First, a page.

Navid S. Fatemi, Paul R. Sharps, Mark A. Stan, Daniel J. Aiken, Brad Clevenger, - Datasheet Archive
Navid S. Fatemi, Paul R. Sharps, Mark A. Stan, Daniel J. Aiken, Brad Clevenger, and Hong Q. Hou Emcore Photovoltaics, 10420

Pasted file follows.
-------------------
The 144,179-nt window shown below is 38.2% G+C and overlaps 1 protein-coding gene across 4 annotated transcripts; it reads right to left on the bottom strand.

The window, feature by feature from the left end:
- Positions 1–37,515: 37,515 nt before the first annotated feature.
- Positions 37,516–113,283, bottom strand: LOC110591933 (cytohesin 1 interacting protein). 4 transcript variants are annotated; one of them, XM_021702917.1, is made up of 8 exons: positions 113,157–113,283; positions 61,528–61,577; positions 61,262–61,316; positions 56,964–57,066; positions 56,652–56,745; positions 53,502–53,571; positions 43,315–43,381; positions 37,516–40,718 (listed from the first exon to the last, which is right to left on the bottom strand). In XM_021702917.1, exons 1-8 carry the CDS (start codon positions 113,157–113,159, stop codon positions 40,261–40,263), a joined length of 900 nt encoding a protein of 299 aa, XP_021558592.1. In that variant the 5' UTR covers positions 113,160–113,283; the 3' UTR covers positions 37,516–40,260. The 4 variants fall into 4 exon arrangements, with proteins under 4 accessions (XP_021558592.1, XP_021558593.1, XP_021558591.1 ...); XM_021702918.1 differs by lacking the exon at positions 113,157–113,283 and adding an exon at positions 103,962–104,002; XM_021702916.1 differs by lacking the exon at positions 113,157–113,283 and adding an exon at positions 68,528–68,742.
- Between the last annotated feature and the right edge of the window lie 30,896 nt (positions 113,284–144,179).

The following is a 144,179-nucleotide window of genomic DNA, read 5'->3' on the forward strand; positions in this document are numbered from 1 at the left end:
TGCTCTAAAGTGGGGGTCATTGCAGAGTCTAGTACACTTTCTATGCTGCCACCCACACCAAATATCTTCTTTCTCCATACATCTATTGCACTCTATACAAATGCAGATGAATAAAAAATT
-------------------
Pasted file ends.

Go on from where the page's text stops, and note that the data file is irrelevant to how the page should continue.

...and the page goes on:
Radiation-Hard High-Efficiency Multi-Junction Solar Cells for Commercial Space Applications Navid S. Fatemi, Paul R. Sharps, Mark A. Stan, Daniel J. Aiken, Brad Clevenger, and Hong Q. Hou Emcore Photovoltaics, 10420 Research Rd., SE, Albuquerque, NM 87123, USA Tel. 505-332-5019, Fax. 505-332-5038, e-mail: firstname.lastname@example.org ABSTRACT: In this paper, we present the results of testing and volume production of radiation-hard high-efficiency largearea InGaP/GaAs/Ge triple-junction solar cells. Minimum average conversion efficiency for the large-area flight cell production lots is 26.0% (28°C, one-sun, 135.3 mW/cm2), with efficiencies in the range of 24.5% to 27.6%. The power remaining factors after 5E14 and 1E15 e/cm2 1-MeV electron irradiation are 91% and 87 %, respectively. Emcore's next generation product is the InGaP/InGaAs/Ge advanced triple-junction (ATJ) solar cell. Minimum average efficiency for the large-area flight cell production lots is currently 27.5% (28°C, one-sun, 135.3 mW/cm2), with cell efficiencies ranging from approximately 26.5% to 28.5%. A monolithic bypass diode option will also be available with the ATJ cell. The high volume production of the advanced triple-junction solar cell is to commence in November of 2001. Keywords: Space Solar Cells 1: Multi-Junction Solar Cells 2. 1. INTRODUCTION GaAs Contact Layer Metal Grids High-efficiency multi-junction solar cells have been providing power for multitudes of earth orbiting spacecrafts for the past several years. Telecom satellites with large power needs (12-20 KWe), in particular, have been able to utilize the more efficient multi-junction cells that have enabled smaller area solar arrays. Two main factors have largely contributed to the rapid acceptance of multi-junction solar cells in place of the more traditional silicon cells for space applications. These are higher solar to electric conversion efficiency and better radiation hardness. AR Coating Window Emitter Base BSF Tunnel Junction Window Emitter Base All of the major manufacturers of III-V compound multi-junction solar cells have been able to significantly enhance the efficiency and radiation tolerance of these solar cells for the past several years [1-4]. At the same, the unit price of the cells have also declined, leading to a much improved cost ($) per watt. BSF Tunnel Junction Currently, triple-junction flight-quality space solar cells produced by various high volume manufacturers exhibit minimum shipping lot beginning-of-life (BOL) average efficiencies in the range of 26.0% to greater than 27.5%. The remaining power factors after exposure to 1 MeV electron irradiation vary in the range of 0.83 to 0.87 for a dose of 1E15 e/cm2. In this paper, we will present the results for the volume production of InGaP/GaAs/Ge triplejunction, as well as, the next generation InGaP/InGaAs/Ge advanced triple-junction (ATJ) solar cells at Emcore Photovoltaics. n n p InAlP p InGaAlP InGaP InGaP p+ n + n n p p InGaP GaAs GaAs or InGaAs Metallization 2. EXPERIMENT The InGanP/GaAs/Ge triple-junction, as well as, the InGaP/InGaAs/Ge advanced triple-junction solar cells are epitaxially grown via the Emcore made E400 and E450 production organometallic chemical vapor deposition (OMCVD) reactors on 140 µm uniformly thick germanium substrates. A schematic cross-sectional diagram of the solar cell structures are shown in Figure 1. AlGaAs p+ n + Buffer n GaAs Substrate p Ge Figure 1. Cross-sectional schematic diagram of the InGaP/(In)GaAs/Ge (Advanced) triple-junction cell The solar cell structures are grown on 100 mm diameter Ge substrates with an average mass density of about 84 mg/cm2. The epitaxial layer uniformity across a platter that holds 12 or 13 Ge substrates during OMCVD growth is better than 99.5%. Each wafer yields two largearea solar cells. The cell areas that are processed for production range from 26.6 to 32.0 cm2. The results reported in this paper, however, refer only to cell areas of 27.5 cm2. The epi-wafers are processed into complete devices through automated robotic photolithography, metallization, chemical cleaning and etching, anti-reflection (AR) coating, and testing processes. The n- & p-contact metallization is mostly comprised of Ag with a thin Au cap layer for better weldability. The AR coating is a dual-layer TiOx/Al2O3 dielectric stack, whose spectral reflectivity characteristics are designed to minimize reflection at the coverglass-interconnect-cell (CIC) or solar cell assembly (SCA) level. For best end-of-life (EOL) performance, the cells have n-on-p polarity, and were designed to exhibit record power remaining factors after exposure to 1-MeV electrons up to a fluence of 1E15 e/cm2. Under BOL conditions, the InGaP cell is designed to be thinner than optimum as to make the entire solar cell structure to be current limited by the top cell. Under EOL conditions (1-MeV electrons, 1E15 e/cm2), the InGaP top cell and the middle GaAs (or InGaAs) cells are current matched. The Ge bottom cell typically produces enough excess current as to be of no concern in the EOL optimization design. Through manufacturing practices, the yielded average cell efficiency at Emcore has increased to 26.2%. A histogram of the latest 33,000 cell shipments is shown in Figure 3. As part of the space qualification program, the triplejunction cell was exposed to 1-MeV electron irradiation at fluences of 5E13, 1E14, 5E14, 1E15, and 3E15 e/cm2. The cells were also exposed to proton irradiation of energies ranging from 50 KeV to 10 MeV. The full results for the proton irradiation test, including the relative damage coefficients, is reported in a paper in the current proceeding . The results for the 1-MeV electron exposure is shown in Figure 4. Emcore 26% Triple-Junction Solar Cells Emcore has been in volume production of InGaP/GaAs/Ge multi-junction solar cells since late calendar year 1999. Greater than 100,000 large-area cells have been shipped for flight programs. The minimum average efficiency for the shipped cells are 26.0% (28°C, one-sun, 135.3 mW/cm2), with efficiencies ranging from 24.5% to 27.6%. A typical current-voltage characteristics of this cell type is shown in Figure 2. 0.5 Current, amps 0.4 Voc = 2565 mV Jsc = 16.2 mA/cm2 Vpmax = 2277 mV Ipmax = 427 mA FF: 84.6 % EFF: 26.0% 0.3 0.2 0.1 0.4 0.8 1.2 1.6 1.0 0.9 Em 3J core 0.8 N A ASD O 3J ther 0.7 0.6 0.5 0.4 1.E 12 + 1.E 13 + 1.E 14 + 1.E 15 + 1.E 16 + 1.E 17 + 2 E lectronFluence, e/cm Figure 4. Power remaining factors for 1-MeV electron irradiation 0 0 Normalized Pmax Degradation 3. TRIPLE-JUNCTION SOLAR CELL PRODUCTION 2 2.4 2.8 Voltage, volts Figure 2. Typical I-V characteristics for a 26.0% triplejunction solar cell 33,000 Triple-Junction Shipment Ave. Eff. = 26.2% Several points are shown in Figure 4. The light colored data was generated by Emcore. The before and after irradiation electrical results were measured at Emcore, and the cells were irradiated at NASA's Jet Propulsion Lab (JPL). The dark colored data was generated by NASDA of Japan. Both the electrical performance measurements and the electron irradiation were performed in Japan. As shown in the figure, very good consistency was shown by these two independent measurements. The power remaining factors for Voc, Isc, Imp, Vmp, fill factor, and efficiency are also shown in Table I. Table I. Remaining factors after 1-MeV electron irradiation 6000 Y Axis Title Remaining Factors Fluence, e/cm2 5 x 1013 1 x 1014 5 x 1014 1 x 1015 3 x 1015 4000 No. of Cells 2000 0 24 25 26 27 28 X Axis Title AM0 Efficiency Figure 3. A histogram of the most recent 33,000 triplejunction solar cells shipped for flight programs. Voc 0.971 0.961 0.933 0.918 0.884 Is c 1.009 1.001 0.989 0.975 0.923 IPmax 1.015 0.991 0.976 0.954 0.885 VPmax 0.973 0.969 0.933 0.913 0.880 FF 1.007 0.998 0.987 0.973 0.955 Eff 0.988 0.961 0.911 0.871 0.779 The triple-junction solar cell was designed to exhibit the best EOL performance. As shown in the table, the power remaining factors after electron exposure is the highest reported for III-V multi-junction flight cells. For a typical GEO mission of 15 years, the solar cell degradation in output power is only about 10%. 4. ADVANCED TRIPLE-JUNCTION SOLAR CELLS Typical Advanced Triple-Junction Solar Cell The next area that was investigated was the GaAs middle cell. It was determined that by adding slightly more than 1% In to the (In)GaAs composition, the middle cell was not only better lattice matched to the Ge substrate, but the gain in output current outweighed the loss in voltage. Several other minor modifications were also performed on the middle and top cell layers to optimize their performance. The resulting InGaP/InGaAs/Ge cell exhibited significantly higher efficiency. Emcore is currently in the space qualification and pilot production of the ATJ cell. Space qualification includes 1-MeV electron irradiation, thermal cycling, humidity exposure, mechanical and weld testing, radiometric properties, contact and coating adhesion, and BOL and EOL temperature coefficient measurements. These qualification tests are due to be completed by middle of November 2001, at which point volume production of the ATJ cell will commence. The targeted cell efficiency for ATJ is a minimum average of in the range of 27.5% to 28.0% (135 mW/cm2), while maintaining the radiation hardness of the triplejunction cell. A typical I-V plot for the current ATJ is shown in Figure 5. For the first pilot production run of nearly 200 solar cells, the efficiency range for the ATJ cells was in the 26.5% to 28.5% (with acceptable electrical yield loss values). One feature of the ATJ cell that was noticed to be different from the current triple-junction product was that the efficiency distribution was a great deal tighter. An efficiency histogram of 160 large-area ATJ cells with an average efficiency of 27.5% is shown in Figure 6. An I-V plot for a cell with the highest efficiency observed thus far (28.5%) is also illustrated in Figure 7. Current (A) 0.4 0.2 -2 0 -0.2 0 -1 1 2 3 -0.4 -0.6 Voltage (V) Figure 5. Typical I-V characteristics for an advanced Advanced Triple-Junction Cells Average Efficiency = 27.5% 40 30 Y Axis Title The basic structure of the ATJ cell is the same as the current generation triple-junction cell (see Fig. 1). Modeling results indicated that one of the most critical areas that could be improved was the output voltage of the Ge bottom cell. The Ge diffused junction depth control and front surface passivation (reduction in the surface recombination velocity - SRV) proved to be the keys to enhance the cell voltage. Upon optimizing the above parameters, the average voltage at maximum power (Vmp) was increased by approximately 75 mV. This improvement alone resulted in an increase in cell efficiency of greater than 0.6% absolute. Voc = 2602 mV Isc = 471 mA FF = 84.4% Eff. = 27.8% No. of Cells 20 10 0 26.8 27.0 27.2 27.4 27.6 27.8 28.0 28.2 28.4 28.6 X Axis Title AM0 Efficiency triple-junction (ATJ) solar cell (area = 27.5 cm2) Figure 6. A histogram of 160 large-area (27.5 cm2) advanced triple-junction (ATJ) solar cells 28.5% Advanced Triple-Junction Cell 0.8 Voc = 2614 mV Isc = 474.3 mA FF = 85.5% Eff. = 28.5% 0.6 Current (A) In Early 2001, Emcore entered into a development program to optimize the performance of the triple-junction solar cell. Modeling was performed on all aspects of device performance for all three junctions. Design of experiments (DOE) were then performed to verify the modeling predictions. At the same time, the MOCVD epilayer growth condition was revisited and optimized. The combination of the above approaches led to the development of what Emcore has termed the advanced triple-junction (ATJ) solar cell. 0.4 0.2 -2 -1 0 -0.2 0 1 2 3 -0.4 -0.6 Voltage (V) Figure 7. I-V characteristics for a 28.5% advanced triplejunction (ATJ) solar cell (area = 27.5 cm2) The optimization of each junction in the triplejunction cell stack is most evident when the representative external quantum efficiencies (QE) for the ATJ and the triple-junction cells are compared. The most important difference in the two QE plots is the significantly higher short wavelength response of the Ge bottom cell in the ATJ configuration (>900 nm wavelength). Higher QE response is also observed for both the middle InGaAs cell and the top InGaP cell. The QE comparison results are illustrated in Figure 8. Preliminary 1-MeV electron irradiation data at the fluence of 5E14 e/cm2 was performed. The results were similar to what was measured for the triple-junction cell (see Table I). This is shown in Table II. ATJ 100 ATJ ATJ 90 TJ 70 TJ 60 (In)GaAs InGaP 50 TJ Ge Emcore is also in the process of space qualification and pilot production of a monolithic bypass diode, for shadow protection, with the ATJ cell. Unlike conventional monolithic diodes, however, no extra p/n junction layers are grown on top of the main cell structure. In this design, the diode semiconductor layers are imbedded into the cell structure itself. The diode is also designed to have a turnon voltage similar to a silicon discrete bypass diode (~600 mV). An I-V plot for the diode is shown in Figure 9. 40 30 20 0.1 10 0 0 300 500 700 900 1100 1300 Wavelength (nm) 1500 1700 Figure 8. External QE comparison of the ATJ and the triple-junction (TJ) solar cells Current, amps Quantum Efficiency (%) 80 be required. Alternative cell structures that may meet this requirement are the InGaP/GaAs/InGaAsN/Ge quadjunction or lattice-mismatched triple- or quad-junction structures. These cell technologies, however, are still in early stages of development. -2 -1 -0.1 0 1 2 3 4 5 -0.2 -0.3 -0.4 -0.5 Table II. Preliminary 1-MeV electron irradiation results for the ATJ cell under 5E14 e/cm2 fluence. -0.6 Voltage, volts Remaining Factors After Irradiation - 5E14 e/cm2 Figure 9. I-V Plot for the monolithic bypass diode Voc Isc Vmp Imp Pmp 0.932 0.988 0.917 0.988 0.906 The combination of radiation hardness and higher efficiency results in record EOL performance. A comparison of EOL performance for the ATJ and triplejunction cells is shown in Table III. Table III. EOL performance comparison (1-MeV electron irradiation) for ATJ and TJ (28°C). Cell Technology BOL Eff. (%) Fluence (e/cm2) P/Po EOL Eff. (%) TJ 26.0 5E14 0.911 23.7 ATJ 27.8 5E14 0.906 5. SUMMARY Emcore Photovoltaics is currently in volume production of a radiation-hard InGaP/GaAs/Ge triplejunction solar cell with a minimum average shipping lot efficiency of 26.0%. This cell structure exhibits an EOL efficiency of 23.7% (1-MeV electron irradiation, 5E14 e/cm2 fluence). Greater than 100,000 multi-junction cells have been shipped for various flight programs. Emcore is also in the pilot production and space qualification phase of an InGaP/InGaAs/Ge advanced triple-junction (ATJ) solar cell. The BOL minimum average lot efficiency for this cell type will be in the range of 26.5 to 28.5%. In preliminary electron irradiation testing, this structure has exhibited similar radiation hardness behavior as its predecessor the triple-junction solar cell. The ATJ cell has shown record EOL efficiencies of 25% (1-MeV electron, 5E14 e/cm2 fluence). 25.2 6. As shown in the table above, EOL efficiencies of 25% are possible for the first time for any monolithically stacked space solar cell. The ATJ solar cell represents a near optimum design for an InGaP/(In)GaAs/Ge triplejunction stack cell structure that is lattice matched to Ge. In order to increase solar cell efficiency further, better overall cell air-mass zero (AM0) spectrum utilization will REFERENCES  N.H. Karam, et al., Proc. of the 2nd World Conference on Photovoltaic Solar Energy Conversion, (1998), pg. 3534.  Y.C.M. Yeh, et al., Proc. 26th PVSC, (1997), pg. 827.  N.S. Fatemi, et al., 16th Space Photovoltaic Research and Technology Conference (SPRAT), Aug. 31Sept. 2, 1999, Cleveland, OH.  H.Q. Hou, et al., Space Power Workshop, April 10-13, 2000, Torrance, CA  P.R. Sharps, et al., 17th European PV Solar Energy Conf. & Exhibit, 22-26 Oct. 2001, Munich, Germany.